How behaviour of Thai consumers are evolving amidst COVID-19

The COVID-19 pandemic has taken the world by storm as governments implement social distancing measures in efforts to curb the spread of the virus. According to the World Health Organisation (WHO), Thailand has 2,613 confirmed cases and 41 deaths at the time of writing. In the past two weeks, both Phuket and Pattaya have went into lockdown that will last until the end of April. Under the lockdown, people and vehicles are not allowed to enter or leave the area, and the public is urged to stay at home.

While the pandemic may take months to recover, Sora Kaitkanarat, chief strategy officer of IPG Mediabrands Thailand said it could probably set new beginnings of consumers' demands and behaviours. This change may also become the "new normal" even after the pandemic. Kaitkanarat foresees eight ways that consumer behaviour in Thailand might change post-pandemic due to the adjusted lifestyle consumers will adopt during this period of social distancing. He termed the new consumers as "DISTANCE" consumers, with each letter of the word "DISTANCE" representing a specific behavioural change in Thai consumers in the coming days.

1. Digitised purchases

Consumers are staying at home more due to social distancing measures, and turning to digital services to carry out their chores or errands. This ranges from purchasing household products, foods, and other daily necessities from online platforms and having them delivered. Kaitkanarat said that FMCG products have broken the eCommerce barrier during this pandemic, as he foresees majority of consumers will continue to do online purchases for their daily needs, and contribute to eCommerce sales.

2. In-home in style

With consumers staying at home, social life has become personal, daily routine-centric, and has extra authenticity without additional beautification. Kaitkanarat said the demand for "Instagrammable" food delivery with disposable packages will become the new normal for food pictures posted on social media, as well as the presentation of home-cooked food from large families. He also expects a shift in shopping behaviour, where consumers will purchase more items at one shop, causing a decrease in the number of shops visited or delivery costs.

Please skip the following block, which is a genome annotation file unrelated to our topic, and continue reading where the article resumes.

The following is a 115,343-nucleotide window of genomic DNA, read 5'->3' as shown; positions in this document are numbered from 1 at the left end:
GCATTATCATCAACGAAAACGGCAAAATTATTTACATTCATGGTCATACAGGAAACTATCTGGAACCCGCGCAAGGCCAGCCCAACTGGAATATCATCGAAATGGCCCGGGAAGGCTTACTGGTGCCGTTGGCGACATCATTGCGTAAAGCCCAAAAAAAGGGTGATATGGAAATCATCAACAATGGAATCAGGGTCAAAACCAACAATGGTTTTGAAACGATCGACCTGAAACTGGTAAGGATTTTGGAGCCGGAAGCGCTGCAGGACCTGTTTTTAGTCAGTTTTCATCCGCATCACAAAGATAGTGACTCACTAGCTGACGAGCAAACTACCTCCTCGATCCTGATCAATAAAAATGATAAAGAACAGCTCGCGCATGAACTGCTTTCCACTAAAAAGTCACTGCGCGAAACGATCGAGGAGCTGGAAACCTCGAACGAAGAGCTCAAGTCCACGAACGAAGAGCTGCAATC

3. Sanitation of five senses

Businesses will have to adopt new levels of cleanliness moving forward. The stamp of hygiene for shops will be in demand to enhance the level of trust at point-of-sale. Kaitkanarat said using sanitising products will continue to be the norm, and retail outlets will be expected to provide hand sanitisers. There could also be an emergence of contactless services in shops to maintain hygiene, such as using voice-command features for shops selling luxury goods.

4. Tech-finance literacy

More consumers will use tech-finance platforms due to their increased consciousness to be hygienic, as well as their need for convenience, according to Kaitkanarat. Consumers will use more digital features such as digital banking, e-wallet, and cashless payment. The rise in adoption of tech-finance will also boost the eCommerce sector. 

5. Anxious about health

It is also expected that consumers will be more anxious about their health, and the rise of preventive health care will be fast-tracked in the country across all generations. The demand for immunity enhancement food will continue to rise at the cost of anxiety, while the search for symptoms will be on top of daily self-observation. These behavioural changes will widen the petition of telemedicine, especially now that nearly all generations are digitally literate. Online consultation in both physical and mental health will also step into the new era of digitised health and wellness.

6. Nouveau trust 

Thai consumers will re-evaluate their trust in established brands, products, and services as hygiene becomes fundamental to brand equity. They will also have more appreciation for brands that do good. Additionally, the demand for the accuracy of information and content will continue to rise, especially in social content. Food delivery services will also experience additional demands of recyclable and hygienic packaging, as well as sealed personalised packaging. 

7. Conversion of media appreciation

The demand of a hygienic world will drive physical engagement media to adapt to the next level of sanitation. Theatres, events, and product-testing will operate in a hyper hygienic environment. Meanwhile, in-home screens consumption will continue to rise due to the adjusted behavior. Social power will be much stronger than ever before with less polarisation, as the sole purpose has shifted and expanded from personal agenda to be more for the collective purpose of the society, which will also dilute the possibility of fake and misleading news. The level of data signals will be much more in-depth, with geolocation related, and with more consents from individuals for the better good, and sustainability of the healthy quality of life.

8. Evolving of home and duty

Weeks of work-from-home has demystified the new level of productivity and work-life balance, work-life harmony. Consumers or employees will continue to urge the home-at-work and work-at-home experience in order to manage their lives in more efficient and effective ways. This is aligned with the future potential of home-schooling. According to Kaitkanarat, the physical reconnection of the family during social distancing measures has shaped the new demand of togetherness between family and duty, especially in a family with younger children. 

"The elevation of DISTANCE consumers can potentially bring forth the next era of physical connectivity and digitised life-facilitation, which we at IPG Mediabrands Thailand are observing closely in order to be one step ahead of any changes that the future may bring," Kaitkanarat said.


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